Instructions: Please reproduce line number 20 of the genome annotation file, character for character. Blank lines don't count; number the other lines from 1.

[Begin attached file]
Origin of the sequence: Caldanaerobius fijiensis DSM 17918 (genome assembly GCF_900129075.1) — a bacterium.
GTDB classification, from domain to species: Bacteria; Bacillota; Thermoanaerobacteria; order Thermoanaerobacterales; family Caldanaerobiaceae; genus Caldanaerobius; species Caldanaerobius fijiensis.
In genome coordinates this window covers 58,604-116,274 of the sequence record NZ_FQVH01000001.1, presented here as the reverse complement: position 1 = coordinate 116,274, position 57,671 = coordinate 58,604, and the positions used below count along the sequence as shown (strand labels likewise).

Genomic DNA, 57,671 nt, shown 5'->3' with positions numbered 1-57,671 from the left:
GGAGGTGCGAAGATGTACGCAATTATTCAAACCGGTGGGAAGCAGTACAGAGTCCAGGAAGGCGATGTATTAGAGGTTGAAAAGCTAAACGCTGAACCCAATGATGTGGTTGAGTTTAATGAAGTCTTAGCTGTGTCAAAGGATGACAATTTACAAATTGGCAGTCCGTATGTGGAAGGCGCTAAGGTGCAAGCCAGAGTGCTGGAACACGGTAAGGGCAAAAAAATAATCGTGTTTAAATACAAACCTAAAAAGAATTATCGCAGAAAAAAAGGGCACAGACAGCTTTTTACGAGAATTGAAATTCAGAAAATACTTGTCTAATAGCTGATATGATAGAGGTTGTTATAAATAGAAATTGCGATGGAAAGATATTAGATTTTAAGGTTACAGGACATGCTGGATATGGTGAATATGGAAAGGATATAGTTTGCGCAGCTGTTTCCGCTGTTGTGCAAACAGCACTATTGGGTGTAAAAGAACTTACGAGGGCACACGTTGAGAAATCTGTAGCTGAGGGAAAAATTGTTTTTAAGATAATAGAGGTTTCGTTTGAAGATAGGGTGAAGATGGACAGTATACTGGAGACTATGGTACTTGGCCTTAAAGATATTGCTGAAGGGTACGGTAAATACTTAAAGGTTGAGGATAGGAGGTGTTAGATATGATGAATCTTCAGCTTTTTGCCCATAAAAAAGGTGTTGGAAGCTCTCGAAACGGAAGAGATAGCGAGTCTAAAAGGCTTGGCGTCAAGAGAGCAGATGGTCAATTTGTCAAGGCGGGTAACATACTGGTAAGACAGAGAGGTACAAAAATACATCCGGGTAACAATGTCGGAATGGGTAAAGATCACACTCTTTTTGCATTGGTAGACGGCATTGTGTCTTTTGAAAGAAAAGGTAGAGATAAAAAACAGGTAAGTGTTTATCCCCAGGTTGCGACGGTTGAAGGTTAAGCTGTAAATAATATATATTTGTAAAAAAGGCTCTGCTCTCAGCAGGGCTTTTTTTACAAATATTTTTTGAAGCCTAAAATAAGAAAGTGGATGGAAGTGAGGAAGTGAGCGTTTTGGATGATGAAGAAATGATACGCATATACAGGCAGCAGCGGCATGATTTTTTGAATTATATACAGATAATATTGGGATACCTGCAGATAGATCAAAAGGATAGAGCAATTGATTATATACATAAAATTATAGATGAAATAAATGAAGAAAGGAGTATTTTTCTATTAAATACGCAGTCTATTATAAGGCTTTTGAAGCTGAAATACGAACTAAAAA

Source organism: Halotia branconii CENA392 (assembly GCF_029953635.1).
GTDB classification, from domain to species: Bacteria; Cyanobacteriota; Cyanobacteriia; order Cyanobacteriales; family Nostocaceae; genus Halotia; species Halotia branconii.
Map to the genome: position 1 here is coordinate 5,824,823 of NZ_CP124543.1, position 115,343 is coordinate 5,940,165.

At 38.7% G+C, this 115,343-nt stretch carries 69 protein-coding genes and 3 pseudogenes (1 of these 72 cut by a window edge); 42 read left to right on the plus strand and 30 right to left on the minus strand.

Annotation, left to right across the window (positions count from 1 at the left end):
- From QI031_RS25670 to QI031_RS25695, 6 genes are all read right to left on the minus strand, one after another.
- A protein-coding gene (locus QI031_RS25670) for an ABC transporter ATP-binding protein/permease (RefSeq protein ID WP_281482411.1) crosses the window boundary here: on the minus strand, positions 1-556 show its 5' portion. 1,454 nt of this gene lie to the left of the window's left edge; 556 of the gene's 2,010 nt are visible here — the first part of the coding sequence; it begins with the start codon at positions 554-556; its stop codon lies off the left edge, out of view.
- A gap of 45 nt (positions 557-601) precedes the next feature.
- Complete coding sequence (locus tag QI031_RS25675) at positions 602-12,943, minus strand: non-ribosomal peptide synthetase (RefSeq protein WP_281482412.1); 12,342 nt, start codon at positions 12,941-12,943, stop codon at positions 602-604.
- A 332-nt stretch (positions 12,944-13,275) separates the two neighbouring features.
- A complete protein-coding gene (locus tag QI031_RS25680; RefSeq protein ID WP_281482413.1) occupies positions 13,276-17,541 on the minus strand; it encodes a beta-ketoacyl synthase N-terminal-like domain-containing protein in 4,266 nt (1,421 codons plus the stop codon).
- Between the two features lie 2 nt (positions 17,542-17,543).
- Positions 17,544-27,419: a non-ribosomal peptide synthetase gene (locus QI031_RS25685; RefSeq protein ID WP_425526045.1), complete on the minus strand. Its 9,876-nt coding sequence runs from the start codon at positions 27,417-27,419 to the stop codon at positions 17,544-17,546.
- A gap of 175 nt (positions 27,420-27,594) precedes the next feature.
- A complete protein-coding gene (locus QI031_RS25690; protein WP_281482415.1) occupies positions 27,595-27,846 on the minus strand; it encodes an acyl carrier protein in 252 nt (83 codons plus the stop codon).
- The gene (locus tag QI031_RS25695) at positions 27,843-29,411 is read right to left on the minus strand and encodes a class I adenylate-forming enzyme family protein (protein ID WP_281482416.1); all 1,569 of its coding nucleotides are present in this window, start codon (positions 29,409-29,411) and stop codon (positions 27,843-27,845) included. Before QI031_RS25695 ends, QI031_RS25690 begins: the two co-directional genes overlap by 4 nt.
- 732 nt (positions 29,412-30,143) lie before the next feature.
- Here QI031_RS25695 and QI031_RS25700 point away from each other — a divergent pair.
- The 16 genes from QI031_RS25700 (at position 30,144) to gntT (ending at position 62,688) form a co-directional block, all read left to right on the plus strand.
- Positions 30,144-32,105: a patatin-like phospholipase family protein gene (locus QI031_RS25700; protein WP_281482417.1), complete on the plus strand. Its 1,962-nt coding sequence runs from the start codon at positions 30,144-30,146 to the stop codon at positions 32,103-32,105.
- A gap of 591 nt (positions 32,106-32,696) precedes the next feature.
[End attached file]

- A complete protein-coding gene (locus QI031_RS25690; protein WP_281482415.1) occupies positions 27,595-27,846 on the minus strand; it encodes an acyl carrier protein in 252 nt (83 codons plus the stop codon).